In that split second, when the lights fled, before it arrived, I realized what was happening and leaped into the brush, running for my life. They made the damn thing able to fly? What were they thinking? And with a stealth mode, no less? That was insane!
The gene-mod was right on my tail. It knocked down trees and steel-like bamboos as if they weren’t even there, fibrous splinters raining down all around me. I could smell its power plant, it was overheating, flying was probably not the ideal movement for it. If I ran fast enough, maybe it would run out of energy and have to stop and rest.
I could hear it getting closer and closer, I looked back only once and could see it’s crazed look as its bright-lights locked onto my position, I ran into the brush to obscure its vision, even for second. If I could just make it back to the park, I could hide from it. It had no major sensory mods I could see, so I could escape while the police, the real police handled it.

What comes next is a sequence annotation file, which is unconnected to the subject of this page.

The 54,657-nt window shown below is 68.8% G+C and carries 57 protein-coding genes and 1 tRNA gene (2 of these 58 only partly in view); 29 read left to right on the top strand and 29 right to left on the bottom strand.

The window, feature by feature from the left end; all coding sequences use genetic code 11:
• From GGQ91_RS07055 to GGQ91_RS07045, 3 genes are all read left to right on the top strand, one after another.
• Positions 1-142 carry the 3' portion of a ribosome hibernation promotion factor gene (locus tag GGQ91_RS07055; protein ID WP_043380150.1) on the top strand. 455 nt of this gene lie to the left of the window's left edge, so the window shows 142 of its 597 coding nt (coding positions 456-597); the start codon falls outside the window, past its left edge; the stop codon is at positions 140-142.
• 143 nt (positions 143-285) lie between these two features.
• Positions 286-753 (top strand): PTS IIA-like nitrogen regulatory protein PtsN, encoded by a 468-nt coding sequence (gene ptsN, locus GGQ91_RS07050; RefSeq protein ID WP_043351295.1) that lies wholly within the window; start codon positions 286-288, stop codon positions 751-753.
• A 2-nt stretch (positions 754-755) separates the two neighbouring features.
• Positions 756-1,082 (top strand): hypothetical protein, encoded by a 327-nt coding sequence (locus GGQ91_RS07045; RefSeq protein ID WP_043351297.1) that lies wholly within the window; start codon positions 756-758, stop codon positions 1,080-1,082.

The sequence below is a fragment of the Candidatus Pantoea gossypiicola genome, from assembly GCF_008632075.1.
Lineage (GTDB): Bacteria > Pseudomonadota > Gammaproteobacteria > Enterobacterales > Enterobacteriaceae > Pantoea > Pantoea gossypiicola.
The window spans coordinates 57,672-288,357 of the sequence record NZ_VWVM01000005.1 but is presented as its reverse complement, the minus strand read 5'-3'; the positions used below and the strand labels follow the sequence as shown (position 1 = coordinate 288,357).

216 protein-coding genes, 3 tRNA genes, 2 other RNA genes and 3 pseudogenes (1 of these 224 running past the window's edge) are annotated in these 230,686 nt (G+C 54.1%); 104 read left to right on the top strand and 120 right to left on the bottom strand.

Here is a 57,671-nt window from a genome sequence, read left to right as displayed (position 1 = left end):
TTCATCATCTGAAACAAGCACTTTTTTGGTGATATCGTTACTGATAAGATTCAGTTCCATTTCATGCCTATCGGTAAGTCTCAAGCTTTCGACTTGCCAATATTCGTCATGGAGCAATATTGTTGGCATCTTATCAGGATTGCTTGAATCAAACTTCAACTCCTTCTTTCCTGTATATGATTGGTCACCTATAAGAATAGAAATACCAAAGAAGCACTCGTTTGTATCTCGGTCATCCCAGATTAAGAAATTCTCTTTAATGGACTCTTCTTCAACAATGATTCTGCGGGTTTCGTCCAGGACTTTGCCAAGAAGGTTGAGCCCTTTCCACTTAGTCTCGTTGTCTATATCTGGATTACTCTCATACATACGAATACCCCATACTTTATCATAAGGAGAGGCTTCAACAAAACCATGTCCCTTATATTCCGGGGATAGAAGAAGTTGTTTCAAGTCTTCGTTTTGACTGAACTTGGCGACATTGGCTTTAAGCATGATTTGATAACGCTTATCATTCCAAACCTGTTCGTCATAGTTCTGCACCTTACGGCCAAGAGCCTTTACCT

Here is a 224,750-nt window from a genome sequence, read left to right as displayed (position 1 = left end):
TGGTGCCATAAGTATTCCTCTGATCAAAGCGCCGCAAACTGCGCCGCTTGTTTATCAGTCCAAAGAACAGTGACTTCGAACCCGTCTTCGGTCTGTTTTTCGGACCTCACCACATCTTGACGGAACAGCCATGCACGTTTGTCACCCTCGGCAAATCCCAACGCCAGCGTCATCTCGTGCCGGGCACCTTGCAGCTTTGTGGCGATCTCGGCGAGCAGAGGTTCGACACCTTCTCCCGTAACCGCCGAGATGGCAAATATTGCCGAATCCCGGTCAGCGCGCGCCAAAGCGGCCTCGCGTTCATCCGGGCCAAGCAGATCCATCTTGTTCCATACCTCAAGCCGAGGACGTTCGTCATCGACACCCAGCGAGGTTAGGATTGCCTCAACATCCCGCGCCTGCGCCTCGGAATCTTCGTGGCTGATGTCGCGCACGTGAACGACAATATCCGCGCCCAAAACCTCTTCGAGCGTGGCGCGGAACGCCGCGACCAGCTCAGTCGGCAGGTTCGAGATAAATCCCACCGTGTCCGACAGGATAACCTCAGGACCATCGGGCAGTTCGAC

But I wasn’t going to make it. I could smell it just seconds from me. There was a crashing sound coming from my left and a tree dropped right behind me. It caused the gene-mod a moment of hesitation, but it bit right through the tree. Then another tree landed behind me and a third.
Who is throwing trees behind me?
When I came to the clearing where Bugs awaited their owners, there were no Bugs there, including my own? Where was she? It was not like her to move too far once I told her I was coming back. She would have stayed near a feeding station. I was going to die here. On level ground there was no way I could outrun it.
I turned and ran anyway. I heard the buzz of two approaching roachsters. I did not know whose side they were on, so I just ran away from them too as the gene-mod burst out of the underbrush. These weren’t just roachsters, these were Hunter-seekers, killers designed to destroy bugs that breached the shield. They were big, strong and fast, some of the deadliest things we ever engineered. So dangerous, they were only released into areas that had been overrun because they killed everything they came in contact with. Once they had neutralized all threats, they were destroyed with internal toxin bombs. One-use creatures unable to be bred, except under the most ideal conditions. There were never more than four or five available any more since we perfected the shield and pheromone technologies.